Despite the popular assumption of English as scientific ‘lingua franca’, over a third of new science research documents published annually are in non-English languages and researchers found that the language barrier leads to important scientific discoveries being missed at international level, contributing to biases in understanding and hindering new findings getting through to practitioners in the field.
The Cambridge researchers called on scientific journals to publish basic summaries of a study in multiple languages, and urged universities and funding bodies to encourage translations as part of their 'outreach' evaluation criteria.
While we recognise the importance of a lingua franca, and the contribution of English to science, the scientific community should not assume that all important information is published in English. Language barriers continue to impede the global compilation and application of scientific knowledgeDr Tatsuya Amano, Department of Zoology, Cambridge University
The researchers also point out an imbalance in knowledge transfer in countries where English is not the mother tongue: “much scientific knowledge that has originated there and elsewhere is available only in English and not in their local languages.”
This is a particular problem in subjects where both local expertise and implementation is vital - such as environmental sciences.
As part of the study, those in charge of Spain's protected natural areas were surveyed. Over half of the respondents identified language as an obstacle to using the latest science for habitat management. The Cambridge team also conducted a litmus test of language use in science.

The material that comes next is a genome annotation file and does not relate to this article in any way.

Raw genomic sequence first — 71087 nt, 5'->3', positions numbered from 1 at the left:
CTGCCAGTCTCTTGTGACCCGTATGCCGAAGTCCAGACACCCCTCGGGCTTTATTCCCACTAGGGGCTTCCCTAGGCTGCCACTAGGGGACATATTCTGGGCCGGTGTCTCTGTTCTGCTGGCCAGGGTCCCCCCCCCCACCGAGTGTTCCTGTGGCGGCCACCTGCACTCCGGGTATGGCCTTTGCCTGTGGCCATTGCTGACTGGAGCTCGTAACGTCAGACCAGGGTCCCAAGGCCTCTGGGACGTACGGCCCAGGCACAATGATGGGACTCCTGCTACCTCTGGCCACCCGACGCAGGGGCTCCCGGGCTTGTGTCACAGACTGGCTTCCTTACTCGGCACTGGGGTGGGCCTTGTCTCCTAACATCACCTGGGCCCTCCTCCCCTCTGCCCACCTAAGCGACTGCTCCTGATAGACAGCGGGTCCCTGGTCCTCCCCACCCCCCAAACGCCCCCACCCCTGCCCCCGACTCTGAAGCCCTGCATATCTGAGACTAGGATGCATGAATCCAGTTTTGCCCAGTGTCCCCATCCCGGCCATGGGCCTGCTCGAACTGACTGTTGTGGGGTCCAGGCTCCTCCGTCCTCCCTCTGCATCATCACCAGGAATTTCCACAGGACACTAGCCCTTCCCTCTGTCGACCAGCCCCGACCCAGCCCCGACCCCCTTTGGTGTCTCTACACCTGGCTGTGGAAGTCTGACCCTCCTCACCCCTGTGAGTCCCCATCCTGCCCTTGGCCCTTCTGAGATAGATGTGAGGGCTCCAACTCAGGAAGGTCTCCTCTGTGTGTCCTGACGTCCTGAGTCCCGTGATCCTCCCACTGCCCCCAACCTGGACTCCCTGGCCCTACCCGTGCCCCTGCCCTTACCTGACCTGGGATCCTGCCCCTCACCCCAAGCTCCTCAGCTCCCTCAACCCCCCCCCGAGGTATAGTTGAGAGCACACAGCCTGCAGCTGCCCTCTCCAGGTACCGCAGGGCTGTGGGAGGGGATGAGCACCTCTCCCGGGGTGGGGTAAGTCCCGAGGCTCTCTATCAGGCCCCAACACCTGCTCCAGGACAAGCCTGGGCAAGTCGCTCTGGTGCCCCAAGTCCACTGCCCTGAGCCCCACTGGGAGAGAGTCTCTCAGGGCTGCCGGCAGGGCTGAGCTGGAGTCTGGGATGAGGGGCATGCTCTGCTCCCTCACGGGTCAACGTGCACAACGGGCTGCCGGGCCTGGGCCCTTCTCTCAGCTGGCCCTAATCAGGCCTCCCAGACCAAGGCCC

They surveyed the web platform Google Scholar - one of the largest public repositories of scientific documents - in a total of 16 languages for studies relating to biodiversity conservation published during a single year, 2014.
Of the over 75,000 documents, including journal articles, books and theses, some 35.6 per cent were not in English. Of these, the majority was in Spanish (12.6 percent) or Portuguese (10.3 percent). Simplified Chinese made up six percent, and three percent were in French.
The researchers also found thousands of newly published conservation science documents in other languages, including several hundred each in Italian, German, Japanese, Korean and Swedish.
Lead author Amano and his colleagues said that when conducting systematic reviews or developing databases at a global scale, speakers of a wide range of languages should be included in the discussion.